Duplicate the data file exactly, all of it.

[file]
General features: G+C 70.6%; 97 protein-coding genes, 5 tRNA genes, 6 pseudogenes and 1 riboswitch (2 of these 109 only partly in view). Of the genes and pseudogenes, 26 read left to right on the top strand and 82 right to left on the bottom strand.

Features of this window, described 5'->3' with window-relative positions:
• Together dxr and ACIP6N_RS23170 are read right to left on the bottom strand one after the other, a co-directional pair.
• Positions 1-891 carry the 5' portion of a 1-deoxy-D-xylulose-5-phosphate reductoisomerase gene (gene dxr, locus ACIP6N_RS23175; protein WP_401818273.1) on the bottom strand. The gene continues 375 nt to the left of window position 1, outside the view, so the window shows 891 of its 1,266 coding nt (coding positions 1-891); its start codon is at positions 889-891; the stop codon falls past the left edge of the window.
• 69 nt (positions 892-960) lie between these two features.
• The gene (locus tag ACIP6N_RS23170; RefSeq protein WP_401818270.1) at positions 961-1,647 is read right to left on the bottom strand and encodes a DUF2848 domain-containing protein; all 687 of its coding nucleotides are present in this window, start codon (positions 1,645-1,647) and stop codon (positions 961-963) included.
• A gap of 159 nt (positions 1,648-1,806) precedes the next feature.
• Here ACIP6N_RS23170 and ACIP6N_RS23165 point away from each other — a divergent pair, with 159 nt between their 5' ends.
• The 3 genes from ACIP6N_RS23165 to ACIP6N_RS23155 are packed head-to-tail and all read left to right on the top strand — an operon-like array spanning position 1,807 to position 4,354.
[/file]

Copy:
General features: G+C 70.6%; 97 protein-coding genes, 5 tRNA genes, 6 pseudogenes and 1 riboswitch (2 of these 109 only partly in view). Of the genes and pseudogenes, 26 read left to right on the top strand and 82 right to left on the bottom strand.

Features of this window, described 5'->3' with window-relative positions:
• Together dxr and ACIP6N_RS23170 are read right to left on the bottom strand one after the other, a co-directional pair.
• Positions 1-891 carry the 5' portion of a 1-deoxy-D-xylulose-5-phosphate reductoisomerase gene (gene dxr, locus ACIP6N_RS23175; protein WP_401818273.1) on the bottom strand. The gene continues 375 nt to the left of window position 1, outside the view, so the window shows 891 of its 1,266 coding nt (coding positions 1-891); its start codon is at positions 889-891; the stop codon falls past the left edge of the window.
• 69 nt (positions 892-960) lie between these two features.
• The gene (locus tag ACIP6N_RS23170; RefSeq protein WP_401818270.1) at positions 961-1,647 is read right to left on the bottom strand and encodes a DUF2848 domain-containing protein; all 687 of its coding nucleotides are present in this window, start codon (positions 1,645-1,647) and stop codon (positions 961-963) included.
• A gap of 159 nt (positions 1,648-1,806) precedes the next feature.
• Here ACIP6N_RS23170 and ACIP6N_RS23165 point away from each other — a divergent pair, with 159 nt between their 5' ends.
• The 3 genes from ACIP6N_RS23165 to ACIP6N_RS23155 are packed head-to-tail and all read left to right on the top strand — an operon-like array spanning position 1,807 to position 4,354.